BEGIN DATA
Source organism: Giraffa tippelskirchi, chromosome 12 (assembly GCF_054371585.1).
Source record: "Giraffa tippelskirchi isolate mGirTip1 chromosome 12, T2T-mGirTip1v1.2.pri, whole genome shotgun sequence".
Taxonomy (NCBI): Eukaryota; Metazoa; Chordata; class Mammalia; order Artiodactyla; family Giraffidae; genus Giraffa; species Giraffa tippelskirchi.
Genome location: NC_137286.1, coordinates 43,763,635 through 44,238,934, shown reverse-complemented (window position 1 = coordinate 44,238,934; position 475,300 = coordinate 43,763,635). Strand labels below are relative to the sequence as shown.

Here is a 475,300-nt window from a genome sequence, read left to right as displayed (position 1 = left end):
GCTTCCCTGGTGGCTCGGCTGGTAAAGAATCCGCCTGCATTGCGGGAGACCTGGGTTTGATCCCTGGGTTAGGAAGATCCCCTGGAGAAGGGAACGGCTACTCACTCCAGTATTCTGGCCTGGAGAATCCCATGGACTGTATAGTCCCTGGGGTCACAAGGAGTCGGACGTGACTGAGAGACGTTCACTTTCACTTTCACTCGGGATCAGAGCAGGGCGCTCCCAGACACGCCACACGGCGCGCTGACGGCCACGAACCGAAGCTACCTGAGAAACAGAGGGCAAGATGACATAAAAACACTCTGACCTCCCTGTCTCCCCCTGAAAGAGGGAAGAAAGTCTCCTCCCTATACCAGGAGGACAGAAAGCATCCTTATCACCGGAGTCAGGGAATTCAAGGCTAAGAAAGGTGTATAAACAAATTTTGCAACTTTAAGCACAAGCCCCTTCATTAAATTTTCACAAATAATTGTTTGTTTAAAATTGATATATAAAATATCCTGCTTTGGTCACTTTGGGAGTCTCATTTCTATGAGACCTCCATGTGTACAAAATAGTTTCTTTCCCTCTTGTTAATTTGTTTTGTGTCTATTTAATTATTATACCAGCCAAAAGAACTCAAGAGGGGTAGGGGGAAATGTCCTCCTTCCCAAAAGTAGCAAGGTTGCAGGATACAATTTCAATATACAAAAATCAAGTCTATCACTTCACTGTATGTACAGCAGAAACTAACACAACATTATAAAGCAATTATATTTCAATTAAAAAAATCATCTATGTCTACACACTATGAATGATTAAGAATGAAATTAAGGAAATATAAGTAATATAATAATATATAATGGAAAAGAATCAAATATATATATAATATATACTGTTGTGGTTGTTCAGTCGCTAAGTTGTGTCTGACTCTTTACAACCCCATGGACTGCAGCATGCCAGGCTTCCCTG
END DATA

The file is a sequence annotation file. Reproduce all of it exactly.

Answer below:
Source organism: Giraffa tippelskirchi, chromosome 12 (assembly GCF_054371585.1).
Source record: "Giraffa tippelskirchi isolate mGirTip1 chromosome 12, T2T-mGirTip1v1.2.pri, whole genome shotgun sequence".
Taxonomy (NCBI): Eukaryota; Metazoa; Chordata; class Mammalia; order Artiodactyla; family Giraffidae; genus Giraffa; species Giraffa tippelskirchi.
Genome location: NC_137286.1, coordinates 43,763,635 through 44,238,934, shown reverse-complemented (window position 1 = coordinate 44,238,934; position 475,300 = coordinate 43,763,635). Strand labels below are relative to the sequence as shown.

Here is a 475,300-nt window from a genome sequence, read left to right as displayed (position 1 = left end):
GCTTCCCTGGTGGCTCGGCTGGTAAAGAATCCGCCTGCATTGCGGGAGACCTGGGTTTGATCCCTGGGTTAGGAAGATCCCCTGGAGAAGGGAACGGCTACTCACTCCAGTATTCTGGCCTGGAGAATCCCATGGACTGTATAGTCCCTGGGGTCACAAGGAGTCGGACGTGACTGAGAGACGTTCACTTTCACTTTCACTCGGGATCAGAGCAGGGCGCTCCCAGACACGCCACACGGCGCGCTGACGGCCACGAACCGAAGCTACCTGAGAAACAGAGGGCAAGATGACATAAAAACACTCTGACCTCCCTGTCTCCCCCTGAAAGAGGGAAGAAAGTCTCCTCCCTATACCAGGAGGACAGAAAGCATCCTTATCACCGGAGTCAGGGAATTCAAGGCTAAGAAAGGTGTATAAACAAATTTTGCAACTTTAAGCACAAGCCCCTTCATTAAATTTTCACAAATAATTGTTTGTTTAAAATTGATATATAAAATATCCTGCTTTGGTCACTTTGGGAGTCTCATTTCTATGAGACCTCCATGTGTACAAAATAGTTTCTTTCCCTCTTGTTAATTTGTTTTGTGTCTATTTAATTATTATACCAGCCAAAAGAACTCAAGAGGGGTAGGGGGAAATGTCCTCCTTCCCAAAAGTAGCAAGGTTGCAGGATACAATTTCAATATACAAAAATCAAGTCTATCACTTCACTGTATGTACAGCAGAAACTAACACAACATTATAAAGCAATTATATTTCAATTAAAAAAATCATCTATGTCTACACACTATGAATGATTAAGAATGAAATTAAGGAAATATAAGTAATATAATAATATATAATGGAAAAGAATCAAATATATATATAATATATACTGTTGTGGTTGTTCAGTCGCTAAGTTGTGTCTGACTCTTTACAACCCCATGGACTGCAGCATGCCAGGCTTCCCTG